The Presidential Classroom Program is a one-week nonpartisan behind-the-scenes look at our federal government. The mission of the organization is to help prepare outstanding high school juniors and seniors for leadership roles through firsthand exposure to our government in action. The Presidential Classroom Program is nonprofit and has more than 66,000 alumni, as well as over a quarter century of experience.
During the week, Olmscheid attended seminars led by national leaders, cross fire sessions where she was able to share her own ideas about government, politics and current issues, visits to the monuments and Smithsonian museums, and a graduation commencement celebration and banquet.
Olmscheid first learned about the program when she was reading the posters and brochures tacked on the back wall of her government classroom. Her eyes fell across a poster that read, ĆNot your typical week in Washington.Ļ It caught her attention, so she asked her teacher, Mr. Youngs, about it. Eligibility requirements were a 3.0 GPA or higher, and the basic cost was $870. She had a savings account sheĻd been adding to since she was a child, and with the money she earned working at H & L Express, she decided to fill out the application and was accepted.
Holly didnĻt know any of the other 350 students from across the United States, Puerto Rico and Honduras. The only other girl from Minnesota was Janelle Krohe from Medford, who Holly didnĻt meet until the third day.
Holly was particularily impressed when she and Janelle met Sen. Grams and Wellstone. ≥I realized how busy those people are. They have meetings and appointments every minute of the day, but we talked with Grams for at least 20 minutes. I was really impressed that he took that much time out of his schedule to meet with us. When we met Wellstone he asked me, ĆSo, howĻs that wrestling team doing?Ļ
Holly attended seminars where she listened to senators, lobbyists, journalists, a justice, and an army general talk on different subjects pertaining to politics. She was able to share her own ideas during cross fire sessions, where topics included the role of media in government, freedom of speech, immigration, and human rights. There were only 20 students in each group, so they all had the chance to debate the issues.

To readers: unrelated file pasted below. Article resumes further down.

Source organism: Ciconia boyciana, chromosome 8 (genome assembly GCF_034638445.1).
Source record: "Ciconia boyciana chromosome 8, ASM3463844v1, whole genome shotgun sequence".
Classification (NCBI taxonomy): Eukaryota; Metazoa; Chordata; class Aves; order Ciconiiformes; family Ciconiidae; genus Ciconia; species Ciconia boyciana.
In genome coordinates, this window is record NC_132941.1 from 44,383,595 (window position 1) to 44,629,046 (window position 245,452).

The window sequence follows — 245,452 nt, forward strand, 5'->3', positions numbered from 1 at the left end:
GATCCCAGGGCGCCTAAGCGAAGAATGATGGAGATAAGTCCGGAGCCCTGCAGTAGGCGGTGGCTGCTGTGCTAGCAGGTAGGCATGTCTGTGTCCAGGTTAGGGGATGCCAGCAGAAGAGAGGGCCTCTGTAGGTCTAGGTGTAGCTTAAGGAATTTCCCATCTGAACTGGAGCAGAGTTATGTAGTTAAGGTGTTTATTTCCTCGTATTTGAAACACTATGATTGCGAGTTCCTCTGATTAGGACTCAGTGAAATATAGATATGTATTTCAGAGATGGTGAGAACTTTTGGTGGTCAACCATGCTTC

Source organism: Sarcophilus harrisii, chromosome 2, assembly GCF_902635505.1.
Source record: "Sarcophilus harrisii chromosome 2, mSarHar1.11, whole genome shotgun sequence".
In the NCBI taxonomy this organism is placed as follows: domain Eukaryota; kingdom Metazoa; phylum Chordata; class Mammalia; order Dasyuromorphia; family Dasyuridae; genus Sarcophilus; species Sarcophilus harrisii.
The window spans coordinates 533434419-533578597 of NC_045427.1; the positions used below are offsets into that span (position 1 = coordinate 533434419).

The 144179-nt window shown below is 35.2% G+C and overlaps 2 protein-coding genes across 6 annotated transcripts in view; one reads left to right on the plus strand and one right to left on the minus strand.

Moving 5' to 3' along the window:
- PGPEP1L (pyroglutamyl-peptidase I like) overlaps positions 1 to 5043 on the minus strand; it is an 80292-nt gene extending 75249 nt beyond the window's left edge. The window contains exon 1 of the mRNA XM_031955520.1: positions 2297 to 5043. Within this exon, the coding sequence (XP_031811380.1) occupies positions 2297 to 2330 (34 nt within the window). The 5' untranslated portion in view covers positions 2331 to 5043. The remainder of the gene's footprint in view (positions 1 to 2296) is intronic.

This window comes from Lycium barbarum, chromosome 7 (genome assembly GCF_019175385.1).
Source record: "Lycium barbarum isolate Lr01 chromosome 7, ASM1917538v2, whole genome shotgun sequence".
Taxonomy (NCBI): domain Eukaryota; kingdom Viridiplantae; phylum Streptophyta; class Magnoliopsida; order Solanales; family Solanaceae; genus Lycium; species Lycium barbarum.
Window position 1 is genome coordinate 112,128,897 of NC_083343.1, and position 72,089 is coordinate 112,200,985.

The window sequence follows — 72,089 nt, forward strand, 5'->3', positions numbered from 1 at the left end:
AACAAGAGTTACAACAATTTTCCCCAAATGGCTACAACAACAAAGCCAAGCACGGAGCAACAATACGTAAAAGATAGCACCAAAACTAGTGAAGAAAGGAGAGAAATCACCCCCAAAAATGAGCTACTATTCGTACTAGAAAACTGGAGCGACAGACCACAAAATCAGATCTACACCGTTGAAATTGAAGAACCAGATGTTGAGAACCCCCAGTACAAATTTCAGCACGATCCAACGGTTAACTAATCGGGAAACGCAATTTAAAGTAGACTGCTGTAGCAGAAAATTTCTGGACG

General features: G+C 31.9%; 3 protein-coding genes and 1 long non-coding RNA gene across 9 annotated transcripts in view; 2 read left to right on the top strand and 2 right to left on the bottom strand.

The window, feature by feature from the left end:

During the freedom of speech session, a Jewish student said he couldnĻt understand how some people have tried to convince others that the Holocaust never happened. It was a hard subject, but Holly came to the conclusion that as American citizens, the right to hold our own beliefs and opinions must be protected, but we also must be held responsible and accountable for those beliefs and opinions.
Holly also learned from the Puerto Rican students that when it comes to immigration, Cubans and others from that area donĻt come here with the intention of coming illegally, but itĻs more a problem of not knowing the steps they need to take to live here legally. In some of those countries, if the government found out a person was seeking information on immigrating to the United States, that person would be taken and imprisoned, sometimes for life. With that kind of danger, they often take the first possible opportunity, which isnĻt always a legal one.
In the course of one week, the students saw the monuments, the Smithsonian and Holocaust museums, and Arlington Cemetery.
There were many lighter moments during her visit, though. On Monday, the whole group was excited because they had been told they would have their picture taken with the President on the south lawn of the White House. On any other day of the week, thousands of tourists make their way through the house taking in all the sights and history, but for the privacy of the first family, the house is closed to tours on Mondays. Since the week was already scheduled full, the secret service guys had arranged with President Clinton for the 350 students to have their picture taken with them, and then quickly get them out before Hillary found out. The Secret Service man explained that Mrs. Clinton considers the White House as her present home, and therefore would probably not allow them at her house on the day off; so, since the First Lady was giving a speech at the Sheraton, with some quick thinking on their part, Hillary would walk out the front door as the 350 students went through the back, and therefore, would be able to elude her completely. Unfortunately, the plan was foiled when Hillary was late getting out of the house. She happened to look out a window, see 350 people assembled on her lawn, and promptly told the secret service guys to get them off. The group had to leave without the picture, but when Hillary found out the group were students in the Presidential Classroom Program, she was very embarrassed and had an apology sent to the entire group.
Holly did catch a glimpse of the first lady at the hotel where Mrs. Clinton came through in the company of the queens of Denmark and Spain. Holly was pushed rudely aside by a secret service agent, but when she realized who was in the room, she didn't mind as much.
Holly considered the week-long trip a great opportunity and experience. One thing she learned and plans to use more often is that she has the right and responsibility to speak her ideas and have them heard. She plans to hold some form of public office in the future, but believes there are a few things that need to be done differently in our election process.
She was greatly impacted by the personal time Sen. Wellstone and Grams took to visit with her, and believes that those in government must continue to take time to keep in contact and up-to-date with the citizens. After all, their job depends on it.
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